‘Too many transracially adopted adults report feeling alienated, displaced and disconnected from their community of origin, unable to speak the language of birth relatives when they do trace them, of internalising the negative racist messages in society, of struggling to understand who they are. The narratives of transracially adopted adults demonstrate unequivocally that love, alone, is simply not enough.’
As people such as Lesley Allison fight to give a home to ethnic minority children, boys like Chris live with a deep need for a family, black, white ‘or blue-dotted’, and transracially adopted adults such as David endure a lifelong struggle for identity. The thing they all have in common is a deep desire to want the best for some of the most vulnerable children in Britain, but not all of them can be right.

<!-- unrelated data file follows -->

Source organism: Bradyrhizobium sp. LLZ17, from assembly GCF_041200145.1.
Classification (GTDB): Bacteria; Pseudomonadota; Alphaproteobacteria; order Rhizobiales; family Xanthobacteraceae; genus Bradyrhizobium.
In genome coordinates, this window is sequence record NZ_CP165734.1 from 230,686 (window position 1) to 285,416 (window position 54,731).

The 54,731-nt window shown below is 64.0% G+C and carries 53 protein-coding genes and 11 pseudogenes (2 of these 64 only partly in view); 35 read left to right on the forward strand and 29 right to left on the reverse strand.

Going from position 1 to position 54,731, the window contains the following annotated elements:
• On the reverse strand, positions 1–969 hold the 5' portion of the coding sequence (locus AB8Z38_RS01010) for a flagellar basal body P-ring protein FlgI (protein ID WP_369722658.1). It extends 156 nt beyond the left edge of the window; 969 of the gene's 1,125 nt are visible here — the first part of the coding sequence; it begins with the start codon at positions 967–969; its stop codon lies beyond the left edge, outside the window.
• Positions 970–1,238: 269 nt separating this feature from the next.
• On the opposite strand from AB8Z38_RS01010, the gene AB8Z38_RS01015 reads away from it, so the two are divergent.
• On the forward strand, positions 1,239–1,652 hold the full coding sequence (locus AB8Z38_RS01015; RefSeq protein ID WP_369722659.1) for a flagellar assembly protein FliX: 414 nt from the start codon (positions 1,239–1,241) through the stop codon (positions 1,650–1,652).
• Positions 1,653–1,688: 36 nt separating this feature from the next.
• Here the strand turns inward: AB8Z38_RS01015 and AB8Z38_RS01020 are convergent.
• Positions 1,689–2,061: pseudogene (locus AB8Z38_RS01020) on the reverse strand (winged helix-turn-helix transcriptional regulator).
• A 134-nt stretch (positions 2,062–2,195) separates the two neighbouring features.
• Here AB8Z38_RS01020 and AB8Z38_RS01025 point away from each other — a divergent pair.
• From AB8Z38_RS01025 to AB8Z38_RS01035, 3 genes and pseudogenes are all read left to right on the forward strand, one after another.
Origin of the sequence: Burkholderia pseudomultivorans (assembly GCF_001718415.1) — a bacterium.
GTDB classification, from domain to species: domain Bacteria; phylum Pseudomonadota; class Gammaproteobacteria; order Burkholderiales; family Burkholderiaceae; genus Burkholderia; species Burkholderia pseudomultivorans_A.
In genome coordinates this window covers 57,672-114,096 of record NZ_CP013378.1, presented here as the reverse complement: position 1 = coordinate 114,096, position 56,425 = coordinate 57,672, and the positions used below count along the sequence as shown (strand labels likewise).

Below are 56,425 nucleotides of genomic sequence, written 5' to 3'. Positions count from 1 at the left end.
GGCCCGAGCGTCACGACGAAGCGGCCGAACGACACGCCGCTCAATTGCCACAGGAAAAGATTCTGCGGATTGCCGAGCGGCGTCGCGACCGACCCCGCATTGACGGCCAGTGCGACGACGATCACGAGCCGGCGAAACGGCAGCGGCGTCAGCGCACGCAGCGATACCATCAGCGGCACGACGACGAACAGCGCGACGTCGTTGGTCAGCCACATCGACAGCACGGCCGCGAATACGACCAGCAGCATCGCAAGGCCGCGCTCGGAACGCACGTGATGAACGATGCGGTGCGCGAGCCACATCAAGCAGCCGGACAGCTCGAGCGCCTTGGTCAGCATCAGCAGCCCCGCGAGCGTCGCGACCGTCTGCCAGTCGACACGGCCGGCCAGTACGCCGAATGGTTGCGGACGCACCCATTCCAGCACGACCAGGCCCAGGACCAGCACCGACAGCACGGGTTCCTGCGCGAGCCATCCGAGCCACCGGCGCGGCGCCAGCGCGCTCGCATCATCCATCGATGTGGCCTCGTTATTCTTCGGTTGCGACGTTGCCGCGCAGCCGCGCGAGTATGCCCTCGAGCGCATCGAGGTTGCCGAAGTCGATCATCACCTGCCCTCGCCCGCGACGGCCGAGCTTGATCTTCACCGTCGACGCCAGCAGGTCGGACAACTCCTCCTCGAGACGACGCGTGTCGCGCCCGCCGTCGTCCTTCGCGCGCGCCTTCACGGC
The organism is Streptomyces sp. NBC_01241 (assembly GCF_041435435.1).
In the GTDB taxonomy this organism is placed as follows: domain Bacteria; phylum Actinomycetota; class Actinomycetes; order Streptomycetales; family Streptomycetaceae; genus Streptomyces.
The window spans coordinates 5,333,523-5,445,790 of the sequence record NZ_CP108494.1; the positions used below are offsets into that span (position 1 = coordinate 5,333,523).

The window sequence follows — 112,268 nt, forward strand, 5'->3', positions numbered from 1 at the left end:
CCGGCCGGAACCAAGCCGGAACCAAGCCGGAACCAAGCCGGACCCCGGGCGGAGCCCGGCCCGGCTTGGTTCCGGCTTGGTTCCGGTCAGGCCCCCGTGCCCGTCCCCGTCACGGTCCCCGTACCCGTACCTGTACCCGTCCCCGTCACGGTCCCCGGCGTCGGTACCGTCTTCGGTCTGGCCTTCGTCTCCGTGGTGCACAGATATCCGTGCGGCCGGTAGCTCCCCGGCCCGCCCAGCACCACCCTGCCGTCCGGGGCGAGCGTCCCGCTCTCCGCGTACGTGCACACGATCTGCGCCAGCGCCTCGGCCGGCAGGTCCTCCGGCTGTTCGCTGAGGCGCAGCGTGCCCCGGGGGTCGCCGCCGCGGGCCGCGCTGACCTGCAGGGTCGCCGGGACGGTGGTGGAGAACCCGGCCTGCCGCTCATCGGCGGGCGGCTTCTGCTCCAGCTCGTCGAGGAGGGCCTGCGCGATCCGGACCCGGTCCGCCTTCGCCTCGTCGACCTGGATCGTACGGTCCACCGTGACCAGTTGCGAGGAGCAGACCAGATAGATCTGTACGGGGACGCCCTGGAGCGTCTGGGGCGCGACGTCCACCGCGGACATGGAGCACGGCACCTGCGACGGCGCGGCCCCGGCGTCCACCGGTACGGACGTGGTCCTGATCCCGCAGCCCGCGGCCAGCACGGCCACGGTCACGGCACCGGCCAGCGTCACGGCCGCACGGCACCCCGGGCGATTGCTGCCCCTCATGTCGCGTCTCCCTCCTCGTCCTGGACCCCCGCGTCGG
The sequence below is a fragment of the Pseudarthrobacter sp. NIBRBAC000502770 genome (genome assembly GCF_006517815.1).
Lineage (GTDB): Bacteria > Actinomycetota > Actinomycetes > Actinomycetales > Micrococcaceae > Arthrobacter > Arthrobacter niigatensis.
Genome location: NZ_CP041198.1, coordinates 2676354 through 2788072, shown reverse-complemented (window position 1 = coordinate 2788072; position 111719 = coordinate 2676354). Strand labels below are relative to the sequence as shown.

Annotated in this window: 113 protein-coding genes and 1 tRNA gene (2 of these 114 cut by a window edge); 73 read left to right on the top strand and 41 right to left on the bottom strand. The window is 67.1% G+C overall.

The waiting game
· The US used to have same-race matching, and still does for Native American children. In the mid-1990s, Congress passed the Multi-ethnic Placement Act. Social workers are not allowed to emphasise race or ethnicity when matching children with parents.
· There are more than 4,000 British children at any one time in the UK awaiting to be found new families.
· Every month an average of 1,200 prospective adopters call the Be My Parent newspaper and website, which advertises children who need families, to ask about children featured there.
· More than half of all the children waiting for new families are siblings who need to stay together. Older children, especially boys aged over seven, wait longer than younger girls.